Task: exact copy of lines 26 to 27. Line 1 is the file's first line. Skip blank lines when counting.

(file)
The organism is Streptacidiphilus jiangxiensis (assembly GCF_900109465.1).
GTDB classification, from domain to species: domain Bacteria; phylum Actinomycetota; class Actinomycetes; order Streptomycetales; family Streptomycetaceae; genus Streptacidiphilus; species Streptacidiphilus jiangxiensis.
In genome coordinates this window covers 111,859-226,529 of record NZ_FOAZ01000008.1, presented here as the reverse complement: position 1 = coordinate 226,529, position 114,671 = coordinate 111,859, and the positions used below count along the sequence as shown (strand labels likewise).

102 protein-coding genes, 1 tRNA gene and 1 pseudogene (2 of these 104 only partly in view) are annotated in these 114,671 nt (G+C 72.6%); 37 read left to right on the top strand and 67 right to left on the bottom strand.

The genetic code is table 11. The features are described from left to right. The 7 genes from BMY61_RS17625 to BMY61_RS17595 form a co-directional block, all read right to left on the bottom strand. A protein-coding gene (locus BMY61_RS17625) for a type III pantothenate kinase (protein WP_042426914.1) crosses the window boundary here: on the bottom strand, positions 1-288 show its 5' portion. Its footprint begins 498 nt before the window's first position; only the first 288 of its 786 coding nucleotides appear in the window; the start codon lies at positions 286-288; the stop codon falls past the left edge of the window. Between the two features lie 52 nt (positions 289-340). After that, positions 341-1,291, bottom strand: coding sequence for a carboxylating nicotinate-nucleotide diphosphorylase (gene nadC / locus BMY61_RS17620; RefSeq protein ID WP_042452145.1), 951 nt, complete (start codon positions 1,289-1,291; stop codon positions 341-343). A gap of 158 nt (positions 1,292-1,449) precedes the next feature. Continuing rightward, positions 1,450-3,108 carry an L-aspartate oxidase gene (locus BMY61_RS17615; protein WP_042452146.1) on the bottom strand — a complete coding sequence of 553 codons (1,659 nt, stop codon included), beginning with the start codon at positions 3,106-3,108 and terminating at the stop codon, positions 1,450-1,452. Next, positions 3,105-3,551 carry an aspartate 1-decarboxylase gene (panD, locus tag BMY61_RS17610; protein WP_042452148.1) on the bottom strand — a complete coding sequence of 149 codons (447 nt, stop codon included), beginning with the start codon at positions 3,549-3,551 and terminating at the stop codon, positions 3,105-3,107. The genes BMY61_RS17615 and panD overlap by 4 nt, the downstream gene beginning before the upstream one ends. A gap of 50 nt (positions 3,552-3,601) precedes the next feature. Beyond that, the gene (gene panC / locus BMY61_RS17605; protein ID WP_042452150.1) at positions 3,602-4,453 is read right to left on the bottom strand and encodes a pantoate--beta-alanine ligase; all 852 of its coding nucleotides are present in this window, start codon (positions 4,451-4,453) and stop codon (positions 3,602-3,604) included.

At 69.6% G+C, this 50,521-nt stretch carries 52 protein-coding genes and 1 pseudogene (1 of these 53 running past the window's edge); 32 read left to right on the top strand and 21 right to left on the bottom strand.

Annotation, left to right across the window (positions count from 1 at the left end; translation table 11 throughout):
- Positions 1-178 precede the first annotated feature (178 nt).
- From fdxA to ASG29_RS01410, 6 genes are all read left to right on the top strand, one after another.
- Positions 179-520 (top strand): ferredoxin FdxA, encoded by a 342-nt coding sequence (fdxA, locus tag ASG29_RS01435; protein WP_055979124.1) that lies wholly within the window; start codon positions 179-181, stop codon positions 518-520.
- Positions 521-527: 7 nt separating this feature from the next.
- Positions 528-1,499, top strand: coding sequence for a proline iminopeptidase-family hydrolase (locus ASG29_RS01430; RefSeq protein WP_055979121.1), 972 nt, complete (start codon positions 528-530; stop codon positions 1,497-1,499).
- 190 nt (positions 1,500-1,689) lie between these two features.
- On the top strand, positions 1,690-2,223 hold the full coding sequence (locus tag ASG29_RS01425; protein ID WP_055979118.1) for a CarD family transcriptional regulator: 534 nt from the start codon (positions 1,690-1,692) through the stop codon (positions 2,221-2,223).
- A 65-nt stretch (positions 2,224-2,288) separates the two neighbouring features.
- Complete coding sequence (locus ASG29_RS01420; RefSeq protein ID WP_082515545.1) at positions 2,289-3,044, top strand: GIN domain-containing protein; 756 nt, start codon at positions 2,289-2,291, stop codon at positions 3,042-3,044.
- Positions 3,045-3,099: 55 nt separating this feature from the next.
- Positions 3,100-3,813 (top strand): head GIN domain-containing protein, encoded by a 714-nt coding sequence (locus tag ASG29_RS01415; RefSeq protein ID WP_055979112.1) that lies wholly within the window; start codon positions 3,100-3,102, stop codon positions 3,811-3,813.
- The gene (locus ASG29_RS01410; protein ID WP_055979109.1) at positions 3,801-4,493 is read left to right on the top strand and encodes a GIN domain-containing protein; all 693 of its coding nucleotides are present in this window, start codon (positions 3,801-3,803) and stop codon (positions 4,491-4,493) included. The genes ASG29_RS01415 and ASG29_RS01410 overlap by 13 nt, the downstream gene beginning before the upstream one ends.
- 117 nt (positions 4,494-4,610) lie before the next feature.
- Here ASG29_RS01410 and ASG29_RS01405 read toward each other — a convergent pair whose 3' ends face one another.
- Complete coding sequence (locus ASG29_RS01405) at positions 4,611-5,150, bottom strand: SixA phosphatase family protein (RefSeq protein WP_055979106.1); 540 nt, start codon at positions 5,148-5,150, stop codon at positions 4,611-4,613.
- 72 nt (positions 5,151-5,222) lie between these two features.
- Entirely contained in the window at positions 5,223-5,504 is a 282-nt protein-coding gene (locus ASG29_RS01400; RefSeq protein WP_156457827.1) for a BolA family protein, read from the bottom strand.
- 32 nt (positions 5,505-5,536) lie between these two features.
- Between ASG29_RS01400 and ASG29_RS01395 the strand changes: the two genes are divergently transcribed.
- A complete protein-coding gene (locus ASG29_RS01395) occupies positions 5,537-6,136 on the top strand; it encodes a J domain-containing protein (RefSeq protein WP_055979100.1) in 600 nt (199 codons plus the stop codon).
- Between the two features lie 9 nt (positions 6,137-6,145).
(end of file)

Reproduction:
- Between ASG29_RS01400 and ASG29_RS01395 the strand changes: the two genes are divergently transcribed.
- A complete protein-coding gene (locus ASG29_RS01395) occupies positions 5,537-6,136 on the top strand; it encodes a J domain-containing protein (RefSeq protein WP_055979100.1) in 600 nt (199 codons plus the stop codon).